For anybody that’s a 3D printing enthusiast, you’ve more than likely ran into a clog or two - especially on those long prints that need to be done on time. I have a few tried and tested methods of my own to stop / fix clogs and have researched a few others. Here’s a compilation of the research that I’ve done and some tips and tricks along the way. As always, please feel free to add more in the comments
Preventative measures to stop clogging and jams
The best way to fix clogs and jams is to fix them before they actually happen. Here are a few things to pay attention to in regards to that.
When you are switching filaments a lot, there’s a higher probability of jams. Not all filament is created equal and sometimes those diameters or other properties are slightly off. Also, different filament requires different settings. When you are changing filament and settings, there’s usually some residual material left during the change. If you can, have a few go to filaments that you know work and stick with that. However, experimenting is fun. If possible, try and keep filament types standardized with the 3D printers you are playing with (this assumes you have more than one 3D printer). Alternatively, read on to see how to fix the jams when they happen.
Don’t be surprised when that $20 filament doesn’t print too well. The cheaper filament tends to lack any sort of quality control. Do your research when purchasing filament!
Ambient moisture get absorbed in PLA and a lot of other common thermoplastics that are 3D printed material. I would recommend storing your filament in a ziplock bag with a small thing of Cat litter or desiccant ( any moisture absorbers will work). I then keep it in a big tupperware container. It’s a little bit of overkill, but better safe than sorry.
Refer to the material page that has temperature best practices - These are available on most 3D printing filament manufacturers websites. You can have some variance here, but stay within the range for most use cases.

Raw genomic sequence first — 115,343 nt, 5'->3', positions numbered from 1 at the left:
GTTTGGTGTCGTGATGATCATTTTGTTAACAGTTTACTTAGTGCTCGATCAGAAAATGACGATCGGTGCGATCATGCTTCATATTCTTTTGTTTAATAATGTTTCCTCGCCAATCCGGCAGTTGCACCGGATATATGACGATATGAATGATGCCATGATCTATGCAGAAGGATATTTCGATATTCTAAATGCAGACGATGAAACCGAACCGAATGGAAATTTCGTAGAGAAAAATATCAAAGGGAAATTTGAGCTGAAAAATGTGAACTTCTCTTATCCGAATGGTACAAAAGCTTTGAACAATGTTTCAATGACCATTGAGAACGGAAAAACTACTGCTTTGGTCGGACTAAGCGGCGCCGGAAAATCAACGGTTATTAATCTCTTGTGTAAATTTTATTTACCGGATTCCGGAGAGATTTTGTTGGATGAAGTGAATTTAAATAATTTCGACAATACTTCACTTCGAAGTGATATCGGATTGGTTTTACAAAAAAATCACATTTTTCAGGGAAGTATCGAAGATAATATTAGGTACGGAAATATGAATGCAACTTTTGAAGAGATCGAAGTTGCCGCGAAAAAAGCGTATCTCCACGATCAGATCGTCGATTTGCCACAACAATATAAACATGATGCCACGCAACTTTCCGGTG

If you are looking to experiment with more exotic material that requires higher printing temparature, an all metal hot end is a must. I’ve heard very good things about the E3D or Prometheus. I’d also recommend getting a 3mm nozzle. Once properly dialed in, a 3mm nozzle prints very well. Since there are more ‘particles’ in the exotic filaments, the 3mm nozzle prints them a bit smoother.
Don’t laugh, apparently this works. Put a small amount on your fingertip and wipe it on the start of your filament spool prior to printing. Apply this sparingly, you don’t really need too much and it will was a long time. Basically, the oil is acting as a lubricant in the heat chamber. If anybody has more details on the science behind, I’d love to learn more.
My Extruder still jammed - now what?
No worries! There are methods to get rid of the jam, it’s just slightly more difficult. I try and avoid disassembly with these methods - I’ve broken a few hot ends by not applying the right amount of torque and putting things back together is less fun than taking things apart. Refer to your manual if the method recommends removing parts.
Once clogged and not printing, ramp up the heat a couple of degrees and manually force the filament through. Check the flow of the filament - if its not being pushed to the side, then it should be fine.
Modified Tooth Pick Method
Grab a tooth pick and print yourself this Thingiverse project. This can be used to quickly clear most filament clogs. Follow the instructions on the thingiverse page - its fairly straight forward and doesn’t require disassembly.
Guitar String Method
Get a guitar string that matches your nozzle diameter. Push it through while its heated. This can work if the clog is not very bad, but oftentimes it does not get the hard to reach places on the nozzle.
Torch or lighter Method
Slightly dangerous, but does work. Use a torch or flame to heat the nozzle. Use your own discretion, but I recommend removing the nozzle first. Can also damage other equipment, so I would avoid this method if possible.
This method requires disassembly. Essentially, remove the nozzle (easier said than done) and put it in a small cup of Acetone. Clear some of the hard to reach places out with a toothpick. Let it sit overnight. Be sure to do this in an open area, you don’t want to inhale too much Acetone fumes. This method definitely works, but depending on the extruder you have, removing the nozzle is not always straight forward.
That’s about all I can think of. If you’re printing a lot, its not a bad idea to have some spare extruders lying around for easy swapping. Like most things 3D Printing, tinkering is required and encouraged. What is everyone else’s tips and tricks for preventing and fixing filament clogs?